The village is eight miles away from Nottingham and has a population of some 230 residents.
It has one pub, the Earl of Chestefield Arms and one Village Hall, previously the Church of England School, built in 1873 by the Earl of Carnarvon and later taken over by the Notts Education Committee, the school closed in 1964. The building belongs to the Crown Estate and was leased first to the Church and then to the Parish Council to be used as a Village Hall.
Shelford still has three farms in the village itself, which was the site of an important incident during the Civil War in the 17th century. The Stanhope family lived at Shelford Manor and were staunch Royalists. As such they were a thorn in the side of the Parliamentarian Colonel Hutchinson at Nottingham Castle. With a view to stamping out Royalism everywhere in the county the Roundheads invaded the village in 1645. They burned snipers out of the church tower, and advanced on Shelford Manor, where a fierce battle was fought with some 140 men being killed, including Philip Stanhope. The church contains a chapel dedicated to the Stanhopes and many of the family are buried there. The Sealed Knot have held a re-enactment of the 1645 battle in 1995, 2000, and 2005 and will hopefully do so again in 2010.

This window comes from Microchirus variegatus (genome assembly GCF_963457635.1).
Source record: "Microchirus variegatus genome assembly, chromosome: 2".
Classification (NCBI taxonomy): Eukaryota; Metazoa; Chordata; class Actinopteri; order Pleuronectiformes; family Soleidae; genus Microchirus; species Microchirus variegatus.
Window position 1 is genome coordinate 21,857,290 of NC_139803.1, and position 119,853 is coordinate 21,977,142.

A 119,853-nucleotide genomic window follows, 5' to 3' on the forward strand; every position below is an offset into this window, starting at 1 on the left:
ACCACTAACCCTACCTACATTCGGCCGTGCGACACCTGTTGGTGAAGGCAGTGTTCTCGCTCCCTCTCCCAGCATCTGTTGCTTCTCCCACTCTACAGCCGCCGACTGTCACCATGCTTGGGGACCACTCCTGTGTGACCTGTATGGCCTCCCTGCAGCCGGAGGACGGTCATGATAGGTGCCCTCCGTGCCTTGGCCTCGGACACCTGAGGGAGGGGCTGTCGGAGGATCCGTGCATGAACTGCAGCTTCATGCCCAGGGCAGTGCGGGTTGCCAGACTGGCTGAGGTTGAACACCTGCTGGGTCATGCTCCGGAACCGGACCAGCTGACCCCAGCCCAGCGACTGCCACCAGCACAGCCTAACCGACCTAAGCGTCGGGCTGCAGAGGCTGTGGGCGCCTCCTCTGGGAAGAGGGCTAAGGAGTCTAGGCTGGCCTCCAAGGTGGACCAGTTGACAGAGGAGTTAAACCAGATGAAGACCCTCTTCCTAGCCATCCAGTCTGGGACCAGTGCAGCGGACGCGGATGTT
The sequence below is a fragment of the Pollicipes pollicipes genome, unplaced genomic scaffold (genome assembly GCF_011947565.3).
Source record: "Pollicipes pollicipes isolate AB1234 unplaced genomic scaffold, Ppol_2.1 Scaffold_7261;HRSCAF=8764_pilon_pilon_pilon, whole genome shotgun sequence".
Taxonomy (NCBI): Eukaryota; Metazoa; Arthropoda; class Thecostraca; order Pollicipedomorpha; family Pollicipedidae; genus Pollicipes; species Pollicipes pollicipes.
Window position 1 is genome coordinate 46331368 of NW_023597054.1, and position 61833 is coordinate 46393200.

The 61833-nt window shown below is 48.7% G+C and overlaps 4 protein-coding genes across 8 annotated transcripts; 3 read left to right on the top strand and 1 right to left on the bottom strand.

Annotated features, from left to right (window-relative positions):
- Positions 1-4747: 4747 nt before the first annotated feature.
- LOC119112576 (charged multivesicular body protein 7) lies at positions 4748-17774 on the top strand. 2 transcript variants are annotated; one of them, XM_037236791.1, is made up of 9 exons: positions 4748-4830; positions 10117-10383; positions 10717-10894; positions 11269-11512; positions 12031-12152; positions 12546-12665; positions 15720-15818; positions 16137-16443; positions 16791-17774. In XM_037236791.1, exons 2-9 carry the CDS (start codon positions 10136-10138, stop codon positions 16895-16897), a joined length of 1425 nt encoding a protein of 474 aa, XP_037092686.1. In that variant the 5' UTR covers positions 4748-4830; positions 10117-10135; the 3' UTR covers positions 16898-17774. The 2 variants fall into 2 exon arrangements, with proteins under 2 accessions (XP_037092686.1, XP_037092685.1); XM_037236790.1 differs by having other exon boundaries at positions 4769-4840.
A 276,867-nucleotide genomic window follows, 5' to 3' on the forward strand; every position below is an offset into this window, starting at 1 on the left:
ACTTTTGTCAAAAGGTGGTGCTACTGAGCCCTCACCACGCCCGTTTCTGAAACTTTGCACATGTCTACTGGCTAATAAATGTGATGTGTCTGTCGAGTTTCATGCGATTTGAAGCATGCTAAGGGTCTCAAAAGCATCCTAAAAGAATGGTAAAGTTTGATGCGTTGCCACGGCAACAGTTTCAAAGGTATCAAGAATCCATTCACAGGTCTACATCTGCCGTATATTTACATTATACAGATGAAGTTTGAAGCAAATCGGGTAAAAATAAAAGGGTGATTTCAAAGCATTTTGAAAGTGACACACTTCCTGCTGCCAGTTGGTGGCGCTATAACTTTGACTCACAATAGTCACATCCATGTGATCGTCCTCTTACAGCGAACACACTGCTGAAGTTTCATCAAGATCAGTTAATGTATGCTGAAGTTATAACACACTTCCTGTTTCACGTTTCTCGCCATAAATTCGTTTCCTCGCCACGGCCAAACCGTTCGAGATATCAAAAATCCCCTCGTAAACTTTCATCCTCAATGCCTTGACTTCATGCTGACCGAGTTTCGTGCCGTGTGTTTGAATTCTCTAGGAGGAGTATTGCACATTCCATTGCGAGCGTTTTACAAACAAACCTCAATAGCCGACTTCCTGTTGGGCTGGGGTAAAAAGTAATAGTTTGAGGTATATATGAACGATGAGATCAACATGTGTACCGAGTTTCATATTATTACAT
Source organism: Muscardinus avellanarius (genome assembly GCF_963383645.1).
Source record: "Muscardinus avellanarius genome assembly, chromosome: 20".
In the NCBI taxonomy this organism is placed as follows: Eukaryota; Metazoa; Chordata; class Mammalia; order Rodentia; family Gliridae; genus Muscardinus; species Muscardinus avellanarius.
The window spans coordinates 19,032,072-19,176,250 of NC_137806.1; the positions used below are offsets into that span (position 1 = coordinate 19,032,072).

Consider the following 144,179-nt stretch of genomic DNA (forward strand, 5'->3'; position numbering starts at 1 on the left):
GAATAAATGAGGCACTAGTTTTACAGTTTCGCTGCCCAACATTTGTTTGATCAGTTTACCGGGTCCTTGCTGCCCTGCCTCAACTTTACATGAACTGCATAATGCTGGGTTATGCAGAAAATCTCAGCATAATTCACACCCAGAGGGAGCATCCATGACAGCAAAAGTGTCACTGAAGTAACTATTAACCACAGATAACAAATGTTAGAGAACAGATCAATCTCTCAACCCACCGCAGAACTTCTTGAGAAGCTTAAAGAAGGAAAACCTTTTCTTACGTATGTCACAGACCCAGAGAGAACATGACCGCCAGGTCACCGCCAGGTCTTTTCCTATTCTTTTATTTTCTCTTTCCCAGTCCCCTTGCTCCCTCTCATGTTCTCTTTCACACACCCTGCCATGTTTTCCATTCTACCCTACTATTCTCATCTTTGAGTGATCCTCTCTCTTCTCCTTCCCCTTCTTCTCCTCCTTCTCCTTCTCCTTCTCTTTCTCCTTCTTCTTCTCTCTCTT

Water plays a dominant part in the landscape, with the River Trent nearby and the surrounding fields heavily punctuated with floodbanks and drains. At the side of the church, Stoke Ferry Lane leads to the River Trent with Stoke Bardolph on the other side. Near the riverside are the wooden remains of the chain ferry which was still working in the first half of the last century. Opposite Shelford Manor are marshes – the remains of 30 acres of willow beds. A number of people from the surrounding villages once worked there making rods for baskets and other purposes.
The Primitive Methodist Chapel was established in 1840 although it now forms part of the Earl of Chesterfield Arms. The original date stone was removed and is now in the parish church.